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Quick start

Are you using Inertia?

There is an Inertia preset for a fast and easy installation. You can check our Inertia guide.

Installation in a fresh project

The recommended and the easiest approach to get started with Laravel Vite is to use the preset. It's a single command that will:

  • Delete resources/js and create resources/scripts
  • Delete webpack.mix.js and remove the dependency to laravel-mix
  • Add development dependencies on vite and vite-plugin-laravel
  • Update package.json's scripts to use Vite
  • Add a dependency on innocenzi/laravel-vite
  • Create a vite.config.ts configuration file
  • Add a call to the @vite directive in welcome.blade.php

To apply the preset, run the following command:

> npx @preset/cli apply laravel:vite

 

What next?

Everything will be up and ready. You can open your resources/scripts/main.ts file and start from there.

Installation in an existing project

Before starting

Vite can replace Webpack in existing projects, but some changes will be necessary. For instance, here is two common gotchas:

  • Vite explicitly requires that all Vue single-file components imports include the .vue in the path.
  • Vite is ESM-based, so you should use import instead of require.

There are a handful more differences between the two that could make your existing application build to fail, especially when coming from Webpack 4, which had some Node polyfills. When encountering issues, we recommend asking in the Vite Discord's #help or #laravel channels.

Initial setup

With that in mind, you can start replacing Mix. First, you can delete your webpack.mix.js and remove the dependency on laravel-mix. Then, you need to require both the PHP package and Vite plugin.

# Remove Mix
> rm webpack.mix.js
> npm remove laravel-mix

# Require the packages
> composer require innocenzi/laravel-vite:0.2.*
> npm i -D vite vite-plugin-laravel

Vite's configuration resides in a vite.config.ts file at the root of your project. Go ahead and create it, and import vite-plugin-laravel.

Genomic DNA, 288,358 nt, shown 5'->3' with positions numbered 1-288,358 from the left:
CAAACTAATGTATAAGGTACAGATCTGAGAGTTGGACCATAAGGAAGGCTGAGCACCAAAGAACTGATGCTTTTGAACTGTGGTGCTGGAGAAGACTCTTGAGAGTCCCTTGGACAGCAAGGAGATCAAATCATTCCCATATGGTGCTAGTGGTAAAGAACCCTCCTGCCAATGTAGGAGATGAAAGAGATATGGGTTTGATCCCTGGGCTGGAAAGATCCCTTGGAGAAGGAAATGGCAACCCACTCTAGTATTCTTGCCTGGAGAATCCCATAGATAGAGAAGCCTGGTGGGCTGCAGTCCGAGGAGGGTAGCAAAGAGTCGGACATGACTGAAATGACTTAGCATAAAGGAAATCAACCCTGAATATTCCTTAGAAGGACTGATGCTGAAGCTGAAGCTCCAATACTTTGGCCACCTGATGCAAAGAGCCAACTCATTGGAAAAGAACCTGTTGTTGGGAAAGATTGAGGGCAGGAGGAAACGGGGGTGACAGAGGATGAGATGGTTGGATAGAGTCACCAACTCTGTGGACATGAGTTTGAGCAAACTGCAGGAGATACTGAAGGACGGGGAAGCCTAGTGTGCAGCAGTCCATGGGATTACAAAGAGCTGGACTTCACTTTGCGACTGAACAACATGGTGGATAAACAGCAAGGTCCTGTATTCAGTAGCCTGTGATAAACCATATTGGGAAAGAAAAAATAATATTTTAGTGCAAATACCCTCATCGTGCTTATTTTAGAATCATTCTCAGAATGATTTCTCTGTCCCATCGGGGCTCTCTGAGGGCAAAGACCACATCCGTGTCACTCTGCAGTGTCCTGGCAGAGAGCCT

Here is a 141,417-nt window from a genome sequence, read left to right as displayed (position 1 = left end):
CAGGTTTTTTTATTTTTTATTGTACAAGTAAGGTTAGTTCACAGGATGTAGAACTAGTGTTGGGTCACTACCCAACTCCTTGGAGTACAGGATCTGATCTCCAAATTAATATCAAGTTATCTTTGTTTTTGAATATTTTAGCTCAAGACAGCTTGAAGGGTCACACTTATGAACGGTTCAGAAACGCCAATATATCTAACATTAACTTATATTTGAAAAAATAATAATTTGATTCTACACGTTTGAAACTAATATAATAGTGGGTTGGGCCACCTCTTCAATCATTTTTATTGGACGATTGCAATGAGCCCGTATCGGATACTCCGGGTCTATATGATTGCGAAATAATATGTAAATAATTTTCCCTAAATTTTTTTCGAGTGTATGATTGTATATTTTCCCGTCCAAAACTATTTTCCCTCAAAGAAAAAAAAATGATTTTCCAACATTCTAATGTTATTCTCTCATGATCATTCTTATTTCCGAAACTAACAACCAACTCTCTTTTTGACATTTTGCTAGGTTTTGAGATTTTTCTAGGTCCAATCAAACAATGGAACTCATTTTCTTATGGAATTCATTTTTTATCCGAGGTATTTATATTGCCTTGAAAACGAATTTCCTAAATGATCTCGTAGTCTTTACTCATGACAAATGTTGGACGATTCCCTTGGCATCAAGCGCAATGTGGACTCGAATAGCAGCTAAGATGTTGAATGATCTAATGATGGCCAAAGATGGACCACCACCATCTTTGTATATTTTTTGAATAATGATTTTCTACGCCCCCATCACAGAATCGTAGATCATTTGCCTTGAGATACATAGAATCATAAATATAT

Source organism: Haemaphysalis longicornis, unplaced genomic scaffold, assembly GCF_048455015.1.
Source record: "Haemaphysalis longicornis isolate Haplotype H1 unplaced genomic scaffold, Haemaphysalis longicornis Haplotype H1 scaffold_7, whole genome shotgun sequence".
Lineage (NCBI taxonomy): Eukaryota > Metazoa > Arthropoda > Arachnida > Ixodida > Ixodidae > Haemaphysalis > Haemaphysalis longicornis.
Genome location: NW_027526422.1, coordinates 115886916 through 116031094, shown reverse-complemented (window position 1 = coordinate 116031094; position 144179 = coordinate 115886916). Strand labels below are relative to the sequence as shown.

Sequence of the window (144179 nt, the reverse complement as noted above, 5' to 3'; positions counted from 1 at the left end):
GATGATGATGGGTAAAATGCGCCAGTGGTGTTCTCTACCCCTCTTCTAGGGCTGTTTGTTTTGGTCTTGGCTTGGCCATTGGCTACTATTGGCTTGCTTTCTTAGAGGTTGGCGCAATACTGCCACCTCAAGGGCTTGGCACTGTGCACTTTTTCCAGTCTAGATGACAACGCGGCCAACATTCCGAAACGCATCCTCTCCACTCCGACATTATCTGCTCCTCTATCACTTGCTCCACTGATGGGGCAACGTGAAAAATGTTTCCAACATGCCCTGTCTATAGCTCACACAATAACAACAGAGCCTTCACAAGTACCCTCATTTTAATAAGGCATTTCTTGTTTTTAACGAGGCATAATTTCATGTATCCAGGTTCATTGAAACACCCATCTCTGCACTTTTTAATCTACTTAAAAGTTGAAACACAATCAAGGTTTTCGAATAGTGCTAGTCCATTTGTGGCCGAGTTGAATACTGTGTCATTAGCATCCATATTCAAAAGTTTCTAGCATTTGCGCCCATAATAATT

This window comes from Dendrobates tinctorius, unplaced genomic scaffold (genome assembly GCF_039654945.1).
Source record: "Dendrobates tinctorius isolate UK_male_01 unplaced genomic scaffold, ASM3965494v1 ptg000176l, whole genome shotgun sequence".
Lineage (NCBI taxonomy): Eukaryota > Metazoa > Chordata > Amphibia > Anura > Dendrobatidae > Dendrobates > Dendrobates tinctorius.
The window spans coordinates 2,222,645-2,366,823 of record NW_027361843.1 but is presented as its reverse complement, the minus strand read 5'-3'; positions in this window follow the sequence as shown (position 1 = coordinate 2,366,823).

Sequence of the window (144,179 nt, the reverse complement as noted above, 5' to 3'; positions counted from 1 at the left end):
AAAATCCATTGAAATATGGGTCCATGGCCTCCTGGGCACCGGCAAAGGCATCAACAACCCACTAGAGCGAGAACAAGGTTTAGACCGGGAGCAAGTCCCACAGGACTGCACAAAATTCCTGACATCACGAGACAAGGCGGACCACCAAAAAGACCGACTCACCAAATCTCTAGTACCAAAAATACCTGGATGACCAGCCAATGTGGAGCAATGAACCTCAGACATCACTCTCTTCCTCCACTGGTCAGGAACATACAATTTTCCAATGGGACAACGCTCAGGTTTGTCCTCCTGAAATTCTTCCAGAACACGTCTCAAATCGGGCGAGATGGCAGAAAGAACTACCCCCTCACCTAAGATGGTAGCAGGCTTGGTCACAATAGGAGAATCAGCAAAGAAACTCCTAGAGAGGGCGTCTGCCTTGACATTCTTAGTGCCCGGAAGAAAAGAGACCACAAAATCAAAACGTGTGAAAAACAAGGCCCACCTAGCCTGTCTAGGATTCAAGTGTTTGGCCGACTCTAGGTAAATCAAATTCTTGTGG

import { defineConfig } from 'vite'
import vue from '@vitejs/plugin-vue'
import laravel from 'vite-plugin-laravel'

export default defineConfig({
	plugins: [
		vue(),
		laravel()
	]
})

The main configuration is defined in config/vite.php, which the Vite plugin reads in order to infer the configuration needed to integrate with Laravel. To configure Vite, publish its configuration:

> php artisan vendor:publish --tag=vite-config

Matching the Mix config

Loaders

If you were using any Webpack loader for TypeScript, Vue, PostCSS, SASS, Stylus... you can safely remove them. Vite handles them without additionnal configuration.

You do need to install the CSS pre-processors you are using, though. You can learn more about this on the Vite documentation.

Input files

The equivalent of Mix's .js(input, output) is config/vite.php's entrypoints. For instance, if you had this in your Mix configuration:

mix.js('resources/js/app.js', 'public/js')
    .postCss('resources/css/app.css', 'public/css');

You should use the following config/vite.php configuration:

<?php

return [
  // ...

  'configs' => [
    'default' => [
        'entrypoints' => [
            'paths' => [
                'resources/js/app.js',
                'resources/css/app.css',
            ],
        ],

      // ...
    ],
  ],
];

No output option

You probably noticed the lack of an "output" option in the Vite configuration. That's because Vite builds everything in the configured build directory, so you don't need to worry about the paths of your assets.

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